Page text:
|The exquisitely well preserved eyes of Anomalocaris canadensis|
Since these early discoveries, we have built up a far more accurate picture of this early predator. We know what it looked like, what it ate and how it lived. Now remarkable new fossil evidence reveals the complexity of its eyes.
All top predators possess remarkable eyesight. Trilobites showed that large complex eyes had evolved by the time Anomalocaris was dominant in the oceans. Palaeontologists assumed that it also had eyes of, at the very least, a similar quality and level of sophistication.
Numerous anomalocarid fossils have been discovered which show where the eyes were placed on the head and roughly what shape they were, yet there was no evidence to indicate how powerful they were. In June 2011, a team of scientists collecting fossils from a 515 million year old formation on Kangaroo Island just off the coast of Adelaide, South Australia, found a series of fantastically preserved specimens.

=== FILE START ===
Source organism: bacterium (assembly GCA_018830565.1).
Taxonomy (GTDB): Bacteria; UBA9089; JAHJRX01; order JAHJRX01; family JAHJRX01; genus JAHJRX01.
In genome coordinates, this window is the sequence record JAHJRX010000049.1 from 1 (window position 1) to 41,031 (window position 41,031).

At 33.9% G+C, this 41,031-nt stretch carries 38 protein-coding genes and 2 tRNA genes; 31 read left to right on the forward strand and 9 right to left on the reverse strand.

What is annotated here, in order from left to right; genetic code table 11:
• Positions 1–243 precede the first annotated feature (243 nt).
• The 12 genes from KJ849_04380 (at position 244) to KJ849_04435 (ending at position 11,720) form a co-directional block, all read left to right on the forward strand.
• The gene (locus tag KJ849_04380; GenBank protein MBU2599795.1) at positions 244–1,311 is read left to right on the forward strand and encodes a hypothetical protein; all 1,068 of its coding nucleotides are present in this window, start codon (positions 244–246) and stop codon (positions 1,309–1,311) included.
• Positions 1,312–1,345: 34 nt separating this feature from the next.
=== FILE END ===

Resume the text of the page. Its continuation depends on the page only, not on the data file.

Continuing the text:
It was immediately apparent that these eyes were sophisticated and very powerful but the scientists had yet to identify which creature they belonged to. A comparison to various fossils of the Cambrian biota quickly allowed them to match the marvellous lenses to Anomalocaris. The stalked-eyes were over three centimetres long, making them the largest arthropod examples ever. They were composed of more than 16,000 lenses giving it an exceptionally sharp image with very little lensing at the edges.
The discovery is ground-breaking as it shows that Anomalocaris was a very formidable predator. Its size and morphology, combined with a global distribution in China, Australia to Canada, and eyesight that was superior to all known species of living insects or crustaceans, made it one of the most succesful Cambrian organisms. It secured its dominant position for more than 10 million years, making it one of the most important carnivores ever to have stalked the Earth.